I’ve just finished reading Dan Brown’s latest book Inferno, which I’ve heard is next in line to be a feature film, with director Ron Howard and actor Tom Hanks both on-board.
A lot of people are very snobbish about Brown’s books. My feelings are that this snobbery comes out of the fact that they’re quite popular, and it’s fashionable to look down your nose at what the “masses” enjoy reading on holiday, etc.
I enjoyed the book – another fun straightforward 24-hour thriller that he’s now so well known for.
Another criticism centres around the inaccuracies of his work. But so what if it’s inaccurate? It’s a book, a story – a work of fiction. Let him make up whatever allows his story to be even more exciting I say.
The latest inaccuracies in Inferno centre around the warnings that the human population is rising out of control and so we’ll have to do (cue scary music) “something” to decrease the “surplus population” (as Ebenezer Scrooge put it in Charles Dickens’ A Christmas Carol).
The idea that there are too many humans has been around for some time. Whether it’s the 18th Century scary warnings of Thomas Malthus or Paul Ehrlich’s 1960’s scaremongering in The Population Bomb, there’s never been a shortage of people screaming that the end is neigh.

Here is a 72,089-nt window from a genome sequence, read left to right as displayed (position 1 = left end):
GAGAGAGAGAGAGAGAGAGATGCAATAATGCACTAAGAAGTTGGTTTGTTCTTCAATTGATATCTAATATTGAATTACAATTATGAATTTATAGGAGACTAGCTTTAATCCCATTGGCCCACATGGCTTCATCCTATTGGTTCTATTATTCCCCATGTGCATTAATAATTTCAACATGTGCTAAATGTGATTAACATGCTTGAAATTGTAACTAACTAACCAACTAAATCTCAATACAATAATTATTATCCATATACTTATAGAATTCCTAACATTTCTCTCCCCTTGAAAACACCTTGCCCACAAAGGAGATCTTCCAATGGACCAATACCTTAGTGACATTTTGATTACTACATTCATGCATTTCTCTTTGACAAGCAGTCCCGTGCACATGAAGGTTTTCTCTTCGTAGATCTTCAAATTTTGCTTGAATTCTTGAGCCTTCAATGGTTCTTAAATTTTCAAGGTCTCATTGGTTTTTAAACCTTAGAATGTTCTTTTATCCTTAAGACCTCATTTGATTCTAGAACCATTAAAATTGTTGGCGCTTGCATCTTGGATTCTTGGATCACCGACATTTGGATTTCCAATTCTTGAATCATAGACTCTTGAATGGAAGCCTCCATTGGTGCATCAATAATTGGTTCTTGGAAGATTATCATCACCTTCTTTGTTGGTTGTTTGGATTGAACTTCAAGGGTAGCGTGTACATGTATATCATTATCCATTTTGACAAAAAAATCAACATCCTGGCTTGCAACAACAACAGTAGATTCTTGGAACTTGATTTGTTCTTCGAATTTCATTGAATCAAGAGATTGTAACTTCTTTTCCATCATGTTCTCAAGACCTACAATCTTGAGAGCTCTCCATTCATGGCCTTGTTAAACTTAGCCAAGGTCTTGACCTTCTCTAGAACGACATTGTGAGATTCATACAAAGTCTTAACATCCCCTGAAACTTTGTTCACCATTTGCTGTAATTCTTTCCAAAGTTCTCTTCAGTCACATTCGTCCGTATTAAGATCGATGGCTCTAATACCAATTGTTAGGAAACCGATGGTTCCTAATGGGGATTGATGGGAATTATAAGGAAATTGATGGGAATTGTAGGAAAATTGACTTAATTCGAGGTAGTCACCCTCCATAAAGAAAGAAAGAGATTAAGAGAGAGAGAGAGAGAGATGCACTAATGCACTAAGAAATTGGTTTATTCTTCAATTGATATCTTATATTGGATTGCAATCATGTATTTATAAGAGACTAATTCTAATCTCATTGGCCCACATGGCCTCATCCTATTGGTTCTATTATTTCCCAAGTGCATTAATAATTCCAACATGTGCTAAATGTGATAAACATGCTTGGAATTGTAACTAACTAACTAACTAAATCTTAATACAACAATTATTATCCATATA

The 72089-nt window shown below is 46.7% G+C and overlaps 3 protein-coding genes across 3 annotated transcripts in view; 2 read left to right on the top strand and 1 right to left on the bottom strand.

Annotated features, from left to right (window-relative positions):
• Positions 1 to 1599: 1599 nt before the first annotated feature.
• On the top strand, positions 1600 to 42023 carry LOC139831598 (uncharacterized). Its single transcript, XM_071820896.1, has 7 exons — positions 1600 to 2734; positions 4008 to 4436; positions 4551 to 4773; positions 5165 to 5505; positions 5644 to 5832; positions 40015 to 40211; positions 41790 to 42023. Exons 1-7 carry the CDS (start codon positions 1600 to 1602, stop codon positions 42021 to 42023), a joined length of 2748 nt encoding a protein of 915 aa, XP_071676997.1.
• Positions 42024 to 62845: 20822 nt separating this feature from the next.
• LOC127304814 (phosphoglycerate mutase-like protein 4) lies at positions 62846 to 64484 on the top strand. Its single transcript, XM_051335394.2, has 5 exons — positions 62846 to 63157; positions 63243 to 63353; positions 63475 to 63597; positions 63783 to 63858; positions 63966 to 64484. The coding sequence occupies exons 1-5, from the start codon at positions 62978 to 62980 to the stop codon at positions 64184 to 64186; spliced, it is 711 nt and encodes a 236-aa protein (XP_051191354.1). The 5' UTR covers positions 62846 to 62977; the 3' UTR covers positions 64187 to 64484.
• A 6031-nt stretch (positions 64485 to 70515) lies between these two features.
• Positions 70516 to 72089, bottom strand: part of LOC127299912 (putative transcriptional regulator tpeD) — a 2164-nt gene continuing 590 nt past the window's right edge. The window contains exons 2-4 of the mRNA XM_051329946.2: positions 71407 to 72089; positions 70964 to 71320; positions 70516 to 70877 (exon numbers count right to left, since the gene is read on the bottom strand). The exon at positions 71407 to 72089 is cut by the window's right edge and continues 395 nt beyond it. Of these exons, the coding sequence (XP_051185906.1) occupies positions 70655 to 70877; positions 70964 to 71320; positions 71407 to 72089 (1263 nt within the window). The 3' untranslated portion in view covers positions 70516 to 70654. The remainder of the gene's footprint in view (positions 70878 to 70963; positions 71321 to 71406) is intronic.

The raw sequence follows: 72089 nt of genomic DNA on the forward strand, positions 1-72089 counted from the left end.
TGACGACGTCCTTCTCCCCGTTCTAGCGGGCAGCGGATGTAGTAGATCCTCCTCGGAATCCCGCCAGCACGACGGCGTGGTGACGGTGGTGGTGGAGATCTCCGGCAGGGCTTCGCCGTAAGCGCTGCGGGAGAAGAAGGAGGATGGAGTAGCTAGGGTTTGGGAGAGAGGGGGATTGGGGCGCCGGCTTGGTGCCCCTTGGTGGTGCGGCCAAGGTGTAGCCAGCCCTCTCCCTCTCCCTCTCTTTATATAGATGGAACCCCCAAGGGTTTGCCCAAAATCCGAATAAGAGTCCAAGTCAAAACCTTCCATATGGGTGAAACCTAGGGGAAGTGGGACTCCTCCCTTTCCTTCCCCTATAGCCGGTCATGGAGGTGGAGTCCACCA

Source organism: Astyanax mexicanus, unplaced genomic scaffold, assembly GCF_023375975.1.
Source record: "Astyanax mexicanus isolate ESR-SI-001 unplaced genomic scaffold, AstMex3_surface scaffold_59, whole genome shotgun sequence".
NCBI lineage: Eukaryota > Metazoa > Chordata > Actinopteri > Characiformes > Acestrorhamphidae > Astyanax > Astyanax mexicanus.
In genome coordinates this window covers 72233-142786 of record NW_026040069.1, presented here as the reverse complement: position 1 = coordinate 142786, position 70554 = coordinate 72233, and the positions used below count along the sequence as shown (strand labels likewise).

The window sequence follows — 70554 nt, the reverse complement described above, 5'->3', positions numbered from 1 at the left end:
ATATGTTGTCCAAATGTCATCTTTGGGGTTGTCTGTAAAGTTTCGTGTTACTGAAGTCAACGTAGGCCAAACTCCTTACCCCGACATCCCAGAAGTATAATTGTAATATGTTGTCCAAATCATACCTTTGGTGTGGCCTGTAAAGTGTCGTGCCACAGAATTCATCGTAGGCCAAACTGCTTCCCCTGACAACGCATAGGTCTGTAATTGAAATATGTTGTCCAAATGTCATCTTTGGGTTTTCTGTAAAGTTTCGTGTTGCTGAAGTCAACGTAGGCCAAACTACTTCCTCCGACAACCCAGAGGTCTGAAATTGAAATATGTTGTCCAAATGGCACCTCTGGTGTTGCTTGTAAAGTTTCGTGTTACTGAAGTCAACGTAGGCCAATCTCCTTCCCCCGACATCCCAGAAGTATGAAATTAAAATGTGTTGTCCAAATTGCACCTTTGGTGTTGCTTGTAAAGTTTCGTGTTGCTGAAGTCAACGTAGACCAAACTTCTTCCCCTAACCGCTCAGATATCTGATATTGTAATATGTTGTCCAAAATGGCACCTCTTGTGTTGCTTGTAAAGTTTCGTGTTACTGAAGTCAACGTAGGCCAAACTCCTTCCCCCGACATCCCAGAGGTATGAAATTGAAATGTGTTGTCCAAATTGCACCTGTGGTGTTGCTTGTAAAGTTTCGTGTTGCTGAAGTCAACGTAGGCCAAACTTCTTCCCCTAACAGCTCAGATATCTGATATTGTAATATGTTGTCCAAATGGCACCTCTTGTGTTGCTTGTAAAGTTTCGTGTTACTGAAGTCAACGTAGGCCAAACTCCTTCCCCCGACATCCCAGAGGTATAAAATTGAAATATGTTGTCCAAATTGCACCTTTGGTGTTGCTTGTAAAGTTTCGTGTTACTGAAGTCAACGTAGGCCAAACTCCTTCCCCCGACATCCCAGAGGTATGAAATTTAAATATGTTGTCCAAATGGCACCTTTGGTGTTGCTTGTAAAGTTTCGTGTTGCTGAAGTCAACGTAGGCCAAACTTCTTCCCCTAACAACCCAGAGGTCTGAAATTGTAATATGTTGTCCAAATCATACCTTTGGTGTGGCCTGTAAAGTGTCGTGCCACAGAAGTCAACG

The fact is though, the overpopulation story is a myth. We’re always on the verge of a population crisis where we can’t feed everyone, and it’s all going to hell. And then it never happens.
Some smart talented people have knocked together some short, simple and highly watchable videos on this subject. They quickly and succinctly give the overpopulation myth a well-deserved reality check:
Many think that we simply don’t make enough food to feed everyone. Wrong again:
And it’s not that there’s too many of us. In some parts of the world, there’s not enough being born:
So it’s good news – if only we could solve some of the problems in the second video (war, poverty, etc.) things would be better still.